A panoramic of the Vermont State House on State Street in Montpelier, Vermont.

May 26 2021

NASCIO Midyear 2021: Vermont CIO Quinn Leverages Trust into Support for IT Modernization

The state legislature recently approved $66 million in funding for technology upgrades to legacy systems.

Tucked inside Vermont’s $7.3 billion budget for fiscal year 2022 is $66 million for technology upgrades. That funding was hard-won by Vermont CIO John Quinn and came after years of persistent work in building up trust with state agencies and the legislature.

Although the state’s lawmakers did not give Quinn and Gov. Phil Scott the recurring IT modernization fund they had requested earlier this year — something Quinn says he is still going to push for in the next legislative session — they did approve funding for critical IT upgrades.

Quinn, speaking Wednesday at the virtual midyear conference of the National Association of State Chief Information Officers, said that the funding covers 16 key projects. Those include modernizing the state’s Department of Motor Vehicles system and its unemployment insurance system, both of which run on 40-year-old mainframes. Two other projects will also involve moving off of decades-old technology, he said.

The state’s goal, Quinn said, is to be “citizen-centric” and “really pushing digital government all of the way.”

Building a New IT Culture in Vermont

Four years ago, Scott consolidated the state’s disparate IT fiefdoms into a centralized agency, the Agency of Digital Services, or ADS.

At the time, Quinn said, it was unclear how many applications the state was running and who even counted as an IT staff member, given some of the employees’ wonky titles.

To build credibility, Quinn said, he spent every day of the state’s legislative sessions for two years talking with lawmakers about both the good things that the state was doing and where the state was falling short on IT. Being transparent as key to building trust, Quinn said. “That relationship building has given us not only credibility in the legislature but with partner agencies across state government,” he said.

When ADS was set up, each executive agency in Vermont had its own CIO. Those IT leaders remained in place but started to report to Quinn. “Those agencies had a trusted adviser that I had control over,” he said, adding that it did take a while to get aligned on goals.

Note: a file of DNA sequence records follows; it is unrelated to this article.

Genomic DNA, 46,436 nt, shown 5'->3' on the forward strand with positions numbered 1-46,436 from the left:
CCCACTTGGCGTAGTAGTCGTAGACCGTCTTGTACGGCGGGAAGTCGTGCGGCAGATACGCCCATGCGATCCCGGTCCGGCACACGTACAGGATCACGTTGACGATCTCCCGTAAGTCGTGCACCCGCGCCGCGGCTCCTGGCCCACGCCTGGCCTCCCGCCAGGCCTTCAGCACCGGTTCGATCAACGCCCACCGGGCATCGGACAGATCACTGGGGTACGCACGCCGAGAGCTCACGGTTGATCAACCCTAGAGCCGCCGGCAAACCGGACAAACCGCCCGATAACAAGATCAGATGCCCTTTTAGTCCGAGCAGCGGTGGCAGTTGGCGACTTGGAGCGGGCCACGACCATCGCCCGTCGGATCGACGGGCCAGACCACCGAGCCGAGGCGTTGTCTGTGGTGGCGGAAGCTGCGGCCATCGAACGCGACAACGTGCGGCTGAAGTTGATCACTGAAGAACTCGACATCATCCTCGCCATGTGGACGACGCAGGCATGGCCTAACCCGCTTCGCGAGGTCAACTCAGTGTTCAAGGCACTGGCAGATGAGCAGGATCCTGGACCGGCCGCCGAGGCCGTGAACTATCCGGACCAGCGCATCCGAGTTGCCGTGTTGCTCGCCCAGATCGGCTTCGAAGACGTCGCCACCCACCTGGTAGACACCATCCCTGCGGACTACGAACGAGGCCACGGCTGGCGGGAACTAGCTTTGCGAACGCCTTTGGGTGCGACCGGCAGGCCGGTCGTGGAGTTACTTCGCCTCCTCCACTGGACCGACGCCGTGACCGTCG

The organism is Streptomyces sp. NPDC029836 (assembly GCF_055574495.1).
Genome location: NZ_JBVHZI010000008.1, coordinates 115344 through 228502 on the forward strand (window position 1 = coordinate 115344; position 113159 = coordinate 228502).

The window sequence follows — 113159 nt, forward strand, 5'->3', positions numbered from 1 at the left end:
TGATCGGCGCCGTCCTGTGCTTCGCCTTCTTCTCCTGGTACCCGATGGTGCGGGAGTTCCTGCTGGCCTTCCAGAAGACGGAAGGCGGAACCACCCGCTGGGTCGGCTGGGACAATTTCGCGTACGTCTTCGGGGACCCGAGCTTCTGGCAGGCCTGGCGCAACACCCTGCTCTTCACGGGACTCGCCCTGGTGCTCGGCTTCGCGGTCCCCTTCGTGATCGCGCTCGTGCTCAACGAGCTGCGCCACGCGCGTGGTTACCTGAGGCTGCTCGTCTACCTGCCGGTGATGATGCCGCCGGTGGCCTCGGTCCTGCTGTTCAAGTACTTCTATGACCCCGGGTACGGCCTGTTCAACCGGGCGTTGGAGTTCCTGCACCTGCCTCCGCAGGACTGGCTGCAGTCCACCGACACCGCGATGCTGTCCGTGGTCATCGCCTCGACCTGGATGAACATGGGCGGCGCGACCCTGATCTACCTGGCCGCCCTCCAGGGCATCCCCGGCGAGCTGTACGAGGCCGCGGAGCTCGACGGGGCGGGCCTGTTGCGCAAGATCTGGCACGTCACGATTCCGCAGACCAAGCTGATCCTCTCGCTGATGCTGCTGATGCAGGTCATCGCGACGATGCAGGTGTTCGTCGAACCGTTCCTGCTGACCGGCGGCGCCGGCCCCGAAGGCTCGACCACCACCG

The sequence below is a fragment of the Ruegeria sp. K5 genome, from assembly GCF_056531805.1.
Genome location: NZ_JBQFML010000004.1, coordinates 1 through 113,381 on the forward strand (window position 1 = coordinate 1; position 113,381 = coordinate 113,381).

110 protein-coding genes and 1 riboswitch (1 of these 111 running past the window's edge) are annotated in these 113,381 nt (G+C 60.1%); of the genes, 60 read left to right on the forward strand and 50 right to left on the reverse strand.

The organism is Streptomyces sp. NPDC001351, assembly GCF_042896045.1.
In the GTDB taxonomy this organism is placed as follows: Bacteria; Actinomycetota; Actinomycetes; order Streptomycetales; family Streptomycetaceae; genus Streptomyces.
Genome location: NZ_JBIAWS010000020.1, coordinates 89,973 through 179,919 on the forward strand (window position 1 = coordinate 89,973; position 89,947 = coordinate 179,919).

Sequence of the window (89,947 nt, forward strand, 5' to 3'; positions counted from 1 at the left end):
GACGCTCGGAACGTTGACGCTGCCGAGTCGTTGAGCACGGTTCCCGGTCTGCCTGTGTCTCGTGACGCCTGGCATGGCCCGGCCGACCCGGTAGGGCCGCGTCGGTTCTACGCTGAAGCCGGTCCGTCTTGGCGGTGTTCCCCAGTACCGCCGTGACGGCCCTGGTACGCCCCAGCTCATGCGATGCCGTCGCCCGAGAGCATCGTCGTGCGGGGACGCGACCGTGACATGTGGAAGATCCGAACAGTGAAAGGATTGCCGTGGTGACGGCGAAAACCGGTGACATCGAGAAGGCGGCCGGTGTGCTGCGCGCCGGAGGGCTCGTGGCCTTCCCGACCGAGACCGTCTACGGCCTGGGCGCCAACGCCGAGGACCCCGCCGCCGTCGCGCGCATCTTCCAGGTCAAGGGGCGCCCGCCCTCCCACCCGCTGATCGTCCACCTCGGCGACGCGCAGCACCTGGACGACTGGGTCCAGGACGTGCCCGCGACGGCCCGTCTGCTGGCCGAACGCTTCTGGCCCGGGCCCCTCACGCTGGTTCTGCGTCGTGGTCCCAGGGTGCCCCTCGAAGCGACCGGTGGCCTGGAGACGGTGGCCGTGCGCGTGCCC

Now, when IT projects are created, Quinn brings in all of the relevant IT staff upfront to explain the vision and why the state is doing something.

Vermont has developed a process for IT modernization in which each agency comes up with its top three IT goals, according to Quinn. Then the governor’s cabinet and Quinn’s office go through them to discuss their value and potential return on investment, as well as whether they align with ADS’ strategic goals and the governor’s overarching goals. Then, the governor goes through them and determines how much funding each priority should get.

The state at this point is focused on launching modern digital government services, Quinn said, and “bringing those services to the citizens that need them and want them.”

The past year’s coronavirus pandemic has been a “perfect example of showing our value across Vermont,” Quinn says, with a fivefold increase in online interactions with residents. “It proved to everyone across every agency that these applications in digital government are needed and wanted by Vermonters.”

ADS has been working to get other state agencies used to agile development and procurement. ADS has helped roll out scalable services for agencies, including point-of-sale systems, as well as customer relationship management and enterprise resource planning systems.

Digital Services, Cloud to Lead the Way in Vermont

The state is focused on building a digital environment that supports concepts like integrated eligibility across government services, Quinn said. The state is also looking to cut down on the number of paper-based services it offers.

During the pandemic, the state rolled out applications that show the value of going digital, Quinn said. One was an online application for Medicaid that cut the wait time for enrollment from an average of 120 days down to 20.

The state created more than 30 apps during the pandemic to meet grant program or unemployment insurance needs and other government functions, Quinn said. Having established relationships with “preferred platforms” from vendor partners helped significantly, Quinn said. “It gave us a rocket boost way ahead of where we should have been as far as our strategic plan in modernization.”

Quinn said the cloud is “absolutely” a critical part of the state’s modernization vision.

“We want to make sure that we’re putting ourselves in a position to be successful,” he said. “And with the size of our IT staff and the skill sets here in Vermont, it’s in our best interest to be in the cloud as much as possible.” The state wants to get out of the data center business as much as possible and retrain staff to focus on other IT skills.

“We want to become experts at maintaining the applications,” he says.

Check out more coverage from the NASCIO 2021 Midyear Conference and follow us on Twitter at @StateTech, or the official conference Twitter account, @NASCIO, and join the conversation using the hashtag #NASCIO21.

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